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Door Departs Boeing Aircraft in Flight – Not “The First Time”


Above photo: A passenger video filmed on the Alaska Airlines flight shows a gaping hole in the fuselage of the plane © Elizabeth Le/AP
Katzman, Lampert & Stoll has been retained to represent Alaska 1282 plaintiffs and is in the process of discussing the case with others.
Please contact us at (866) 309-6097 to discuss the matter in detail.
Please see the related article here >>>
Door Blows Off, FAA Grounds Boeing 737 Max 9
The front pages of our newspapers and online websites are full of harrowing articles about the “plug door” that departed Alaska Airlines Flight 1282 on Friday, January 5, 2024. Fortunately, there was no passenger seated next to the gaping hole and no lives were lost.

However, this is not the first time that a door departed a Boeing aircraft. On February 27, 1989, United Flight 811 took off from Honolulu, HI enroute to Auckland, NZ. As the aircraft climbed through 23,000 feet altitude, the forward cargo door opened inflight. The forces of the airstream on the door tore a 10×20 foot hole in the side of the aircraft, breaking off a portion of the main deck, throwing nine passengers out of the aircraft to their deaths in the Pacific Ocean below.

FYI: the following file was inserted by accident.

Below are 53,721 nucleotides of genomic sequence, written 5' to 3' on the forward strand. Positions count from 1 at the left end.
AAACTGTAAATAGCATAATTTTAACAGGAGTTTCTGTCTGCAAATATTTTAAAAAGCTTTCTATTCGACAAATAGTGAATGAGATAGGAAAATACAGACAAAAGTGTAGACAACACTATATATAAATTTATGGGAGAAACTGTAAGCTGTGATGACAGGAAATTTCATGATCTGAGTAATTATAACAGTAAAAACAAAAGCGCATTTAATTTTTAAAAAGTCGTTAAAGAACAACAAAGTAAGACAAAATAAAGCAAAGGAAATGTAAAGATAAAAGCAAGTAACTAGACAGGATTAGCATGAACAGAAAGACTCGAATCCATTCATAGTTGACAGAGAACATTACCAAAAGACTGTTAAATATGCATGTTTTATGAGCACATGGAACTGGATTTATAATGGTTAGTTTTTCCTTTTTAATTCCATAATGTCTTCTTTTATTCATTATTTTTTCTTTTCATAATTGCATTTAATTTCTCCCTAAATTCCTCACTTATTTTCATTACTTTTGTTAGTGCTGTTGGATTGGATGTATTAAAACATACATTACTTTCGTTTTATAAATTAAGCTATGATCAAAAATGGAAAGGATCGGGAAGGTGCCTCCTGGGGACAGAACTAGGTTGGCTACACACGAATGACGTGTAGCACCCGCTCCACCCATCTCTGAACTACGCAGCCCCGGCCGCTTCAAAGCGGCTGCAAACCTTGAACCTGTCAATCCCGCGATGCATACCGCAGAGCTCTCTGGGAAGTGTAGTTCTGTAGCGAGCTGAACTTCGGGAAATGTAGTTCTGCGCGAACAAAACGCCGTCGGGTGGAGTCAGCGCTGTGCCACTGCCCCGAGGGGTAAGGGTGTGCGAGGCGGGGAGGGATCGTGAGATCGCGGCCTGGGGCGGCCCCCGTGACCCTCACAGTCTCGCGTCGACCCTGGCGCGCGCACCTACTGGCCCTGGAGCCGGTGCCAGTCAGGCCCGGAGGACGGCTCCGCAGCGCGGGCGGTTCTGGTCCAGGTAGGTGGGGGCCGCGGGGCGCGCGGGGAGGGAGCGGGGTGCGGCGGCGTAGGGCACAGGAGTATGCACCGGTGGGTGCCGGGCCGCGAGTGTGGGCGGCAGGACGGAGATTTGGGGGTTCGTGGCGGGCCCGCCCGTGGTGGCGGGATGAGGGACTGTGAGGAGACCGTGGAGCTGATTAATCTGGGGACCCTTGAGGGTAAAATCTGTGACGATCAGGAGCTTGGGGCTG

Katzman Lampert & Stoll, PLLC, was retained to represent a large number of the United 811 passengers in claims for emotional distress damages arising out of that disaster. Ironically, one of Katzman Lampert & Stoll’s partners, Bruce A. Lampert, was a passenger onboard United 811 that fateful day. The incident reinforced his desire to fight for improvements to aviation safety for all passengers.

In addition to this firm’s personal involvement in the United 811 incident, more recently Katzman Lampert & Stoll has also represented passengers that were onboard the 2018 Southwest Airlines Flight 1380 where a fan blade from the turbine engine penetrated the cabin causing a depressurization of the aircraft and the death of one passenger.

Katzman Lampert & Stoll is very familiar with litigation against the Boeing Aircraft Company, and its suppliers, related to the 737. Our firm successfully represented the estates of the pilot and co-pilot who were killed in the crash of Ethiopian Airlines Flight 302, the 737 Max that crashed after take-off from Bole International Airport in Addis Ababa on March 10, 2019.

The quality control at Boeing and the quality of the FAA oversight must be improved drastically. Safety, not profit, must be the prime goal of any aircraft manufacturer.

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